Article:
This site is about compiling information, and I'm willing to reference a wide range of sources as long as they've got something useful. I might not link to them directly, but I'm never going to hide things from my readers just because I don't like the source for one reason or other.
Tea Party Nation cheap publicity stunt? Say they banned Rachel Maddow, but she never joined - 01/07/10
[UPDATE: I changed the title of this post from "Tea Party Nation bans Rachel Maddow seven minutes after she joined; no dissent will be tolerated!" to the present because Maddow says the person who they banned wasn't her: link. I assumed that Teaparty Nation had verified it was her either by doing a reverse DNS or through direct communication. Either they didn't do that, or - as Maddow says - this is just an attempt to get publicity. In either case they don't look too good and me either for not confirming it.]
Tea Party Nation sent out the following email today. They're the group that will be holding their first national convention in February featuring Sarah Palin. The email is entitled "Liberal Troll Alert!"
Please be advised that over the coming weeks, as the National Tea Party Convention draws near, we will in all likelihood be invaded by liberal trolls looking to disrupt the site.
Rachel Maddow joined this morning and we banned her 7 minutes after she joined. I have little doubt she will mention this on her show.
Per our FAQ's:
Note to Prospective Liberal Trolls: TPN does not tolerate liberal trolls. If your sole purpose is to join this site in order to disrupt the flow of constructive dialogue against liberalism, you will find your time here very short. You can and will be banned for being a liberal. If you wish to debate the virtues of liberalism (as though there were such a thing), there are many other sites on the web who will tolerate you. TPN is not one of those sites.
One possibility they aren't allowing for is "trolls" who would do things in a smarter, subtler way: nudging them just slightly even more to the fringe. Or, encouraging them to do things in an even dumber way than they're doing already. Those would be almost impossible to detect.
"American Thinker" edits comment on sad and delusional tea party screed (Thomas Lifson, Ed Lasky) (UPDATE: bans me too) - 12/23/09
Glenn Reynolds linked (pajamasmedia. com/instapundit/90431) to "Why the 'Angry Mob' Is Angry" from the website "American Thinker" (americanthinker. com/2009/12/why_the_angry_mob_is_angry.html) so I went there to find out. It's a cri de coeur (from "Wendi Lynn G", rightmakesmight4all.blogspot.com) that's as hilarious as it as sad, and I left the following comment:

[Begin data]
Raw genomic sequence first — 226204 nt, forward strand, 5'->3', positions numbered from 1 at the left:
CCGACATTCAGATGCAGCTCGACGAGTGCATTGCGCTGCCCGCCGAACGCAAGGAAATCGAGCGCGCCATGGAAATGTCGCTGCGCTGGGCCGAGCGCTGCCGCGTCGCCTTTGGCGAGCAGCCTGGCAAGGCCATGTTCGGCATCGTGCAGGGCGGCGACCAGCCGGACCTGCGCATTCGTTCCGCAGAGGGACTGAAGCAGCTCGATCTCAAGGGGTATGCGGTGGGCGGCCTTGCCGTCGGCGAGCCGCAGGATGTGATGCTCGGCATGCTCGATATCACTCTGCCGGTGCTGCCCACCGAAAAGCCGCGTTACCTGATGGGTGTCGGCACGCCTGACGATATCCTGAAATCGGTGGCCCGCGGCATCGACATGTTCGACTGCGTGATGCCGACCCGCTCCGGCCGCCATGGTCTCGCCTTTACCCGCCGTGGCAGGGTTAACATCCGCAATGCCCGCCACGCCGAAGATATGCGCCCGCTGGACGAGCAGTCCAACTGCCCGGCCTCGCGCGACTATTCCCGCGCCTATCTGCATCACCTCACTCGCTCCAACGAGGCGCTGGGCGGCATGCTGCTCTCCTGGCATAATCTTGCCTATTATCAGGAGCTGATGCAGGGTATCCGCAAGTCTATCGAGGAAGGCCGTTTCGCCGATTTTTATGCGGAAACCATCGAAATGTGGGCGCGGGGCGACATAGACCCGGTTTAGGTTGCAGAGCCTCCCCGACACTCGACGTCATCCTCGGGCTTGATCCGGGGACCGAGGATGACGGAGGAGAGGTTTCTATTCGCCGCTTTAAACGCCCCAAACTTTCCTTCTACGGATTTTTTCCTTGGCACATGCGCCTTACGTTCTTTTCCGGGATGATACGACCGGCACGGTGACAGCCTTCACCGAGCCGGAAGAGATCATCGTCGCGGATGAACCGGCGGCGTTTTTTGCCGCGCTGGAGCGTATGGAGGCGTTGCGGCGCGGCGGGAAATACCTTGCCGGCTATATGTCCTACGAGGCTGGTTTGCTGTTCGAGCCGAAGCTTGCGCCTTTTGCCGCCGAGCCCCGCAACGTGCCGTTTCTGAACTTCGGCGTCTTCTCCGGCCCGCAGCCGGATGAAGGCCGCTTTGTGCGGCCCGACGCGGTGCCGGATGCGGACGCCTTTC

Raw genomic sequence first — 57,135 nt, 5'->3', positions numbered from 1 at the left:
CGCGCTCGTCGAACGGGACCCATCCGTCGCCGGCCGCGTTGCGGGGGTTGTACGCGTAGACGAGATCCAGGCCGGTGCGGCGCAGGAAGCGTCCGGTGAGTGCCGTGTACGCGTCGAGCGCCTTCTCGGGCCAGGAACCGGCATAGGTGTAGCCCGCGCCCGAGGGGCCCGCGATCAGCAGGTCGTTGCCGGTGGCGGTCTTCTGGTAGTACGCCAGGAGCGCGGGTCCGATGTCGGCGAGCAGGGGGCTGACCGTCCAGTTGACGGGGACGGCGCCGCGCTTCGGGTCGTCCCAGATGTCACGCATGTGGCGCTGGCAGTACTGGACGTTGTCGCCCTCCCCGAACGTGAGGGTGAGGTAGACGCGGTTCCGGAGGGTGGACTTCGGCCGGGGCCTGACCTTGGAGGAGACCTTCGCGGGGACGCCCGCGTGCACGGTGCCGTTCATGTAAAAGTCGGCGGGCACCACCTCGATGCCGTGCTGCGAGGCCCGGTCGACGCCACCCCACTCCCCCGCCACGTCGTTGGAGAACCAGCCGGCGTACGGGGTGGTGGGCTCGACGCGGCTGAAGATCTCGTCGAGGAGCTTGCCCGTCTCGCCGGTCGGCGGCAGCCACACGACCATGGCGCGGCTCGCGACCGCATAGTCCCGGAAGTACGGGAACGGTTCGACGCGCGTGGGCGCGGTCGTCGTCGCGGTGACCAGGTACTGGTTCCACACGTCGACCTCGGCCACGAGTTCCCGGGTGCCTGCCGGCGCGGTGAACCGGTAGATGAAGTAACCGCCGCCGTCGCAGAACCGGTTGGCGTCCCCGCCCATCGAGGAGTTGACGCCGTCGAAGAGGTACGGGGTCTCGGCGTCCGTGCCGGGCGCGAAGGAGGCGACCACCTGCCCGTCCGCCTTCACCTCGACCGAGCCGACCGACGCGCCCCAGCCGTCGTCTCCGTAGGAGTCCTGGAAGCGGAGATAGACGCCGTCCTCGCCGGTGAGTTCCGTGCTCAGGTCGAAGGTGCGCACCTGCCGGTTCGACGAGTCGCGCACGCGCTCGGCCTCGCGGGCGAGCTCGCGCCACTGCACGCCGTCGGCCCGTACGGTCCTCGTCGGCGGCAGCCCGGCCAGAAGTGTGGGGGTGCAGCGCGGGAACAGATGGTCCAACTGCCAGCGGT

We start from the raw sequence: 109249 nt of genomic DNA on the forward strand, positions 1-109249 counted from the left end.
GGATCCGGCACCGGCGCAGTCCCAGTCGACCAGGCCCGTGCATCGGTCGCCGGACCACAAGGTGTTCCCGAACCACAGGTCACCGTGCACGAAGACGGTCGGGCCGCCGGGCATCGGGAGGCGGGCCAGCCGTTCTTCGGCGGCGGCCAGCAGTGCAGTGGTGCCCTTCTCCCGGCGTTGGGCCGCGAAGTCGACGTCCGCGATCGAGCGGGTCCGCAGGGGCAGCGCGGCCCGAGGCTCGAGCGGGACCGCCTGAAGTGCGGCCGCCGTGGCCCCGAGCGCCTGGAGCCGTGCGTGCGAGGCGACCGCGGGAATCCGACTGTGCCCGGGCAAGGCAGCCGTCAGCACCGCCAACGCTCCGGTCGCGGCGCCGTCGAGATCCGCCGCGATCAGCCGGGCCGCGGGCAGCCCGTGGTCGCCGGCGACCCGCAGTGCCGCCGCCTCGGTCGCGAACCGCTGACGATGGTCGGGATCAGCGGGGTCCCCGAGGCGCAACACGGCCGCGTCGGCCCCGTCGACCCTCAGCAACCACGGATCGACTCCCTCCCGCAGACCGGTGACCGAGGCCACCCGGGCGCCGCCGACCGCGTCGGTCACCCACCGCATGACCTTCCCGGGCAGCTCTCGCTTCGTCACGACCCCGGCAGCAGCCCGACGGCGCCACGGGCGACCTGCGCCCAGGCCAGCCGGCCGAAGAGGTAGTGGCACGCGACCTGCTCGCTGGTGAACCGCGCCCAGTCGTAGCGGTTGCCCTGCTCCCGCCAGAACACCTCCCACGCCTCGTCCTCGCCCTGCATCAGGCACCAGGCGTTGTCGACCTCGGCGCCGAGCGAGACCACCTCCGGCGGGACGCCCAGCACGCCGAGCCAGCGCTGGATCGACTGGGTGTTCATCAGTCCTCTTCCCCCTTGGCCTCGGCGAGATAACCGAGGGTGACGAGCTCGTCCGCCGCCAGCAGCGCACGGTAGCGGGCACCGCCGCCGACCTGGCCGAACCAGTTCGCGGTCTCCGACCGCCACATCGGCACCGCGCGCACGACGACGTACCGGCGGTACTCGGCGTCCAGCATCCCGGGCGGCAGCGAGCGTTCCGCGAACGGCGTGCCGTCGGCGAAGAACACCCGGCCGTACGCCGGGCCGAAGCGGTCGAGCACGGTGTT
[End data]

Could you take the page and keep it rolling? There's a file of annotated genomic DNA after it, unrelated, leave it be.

If you had a store that was the only place people could go to buy bread, and people had to wait for hours to get to the checkout counter, some ordinarily honest people would end up stealing out of frustration. We need to fix the checkout counter in our immigration store. Right now, the people our system hurts the most are the people who try to get in legally.
Because I've had problems with comments left there in the past and I may have been banned, I didn't spend too much time on the following comment I left. I got an error message after leaving the comment, probably indicating that I've been banned for showing how he and Bryan Caplan are wrong too many times:
...and, eventually millions of those "ordinarily honest people" would "end up stealing out of frustration", despite the fact that they had no right to the bread in the first place. And, that would build a culture of illegality, impacting everyone in the neighborhood. And, their gov't would encourage them to steal. And, some "cops" (actually, U.S. politicians) would in effect be paid off to look the other way, leading to corrupting the whole system.
Perhaps economists should look at everything involved in what they promote.
See the "column" link above for all the other things Kling doesn't understand.
Steven Landsburg (armchair *at* troi.cc.rochester.edu) is apparently an "economist" who writes the Everyday Economics column for Slate magazine. My June 2007 discussion of a column he wrote about immigration is at the last link, and when I was recently informed by Glenn Reynolds that Stephen Landsberg had started his own blog I left the following welcome message on his site at thebigquestions.com/2009/10/15/up-and-running:
Maybe Landsburg could address the big question of him being a complete idiot:
The comment was put into moderation and based on my logs I know he visited that link, but oddly enough he didn't approve it. Perhaps it was just a bit too antagonistic and I should have snuck it in in order to help his readers see how he can't figure things out. Feel free to see if you can get something past his filter.
I rarely leave comments on the New York Times' blogs because they pre-moderate the comments and very few of mine have been approved. Whether the comments contain a link or not, they tend to point out how the author is wrong or isn't telling the whole truth, and in NYT land that's a no-no.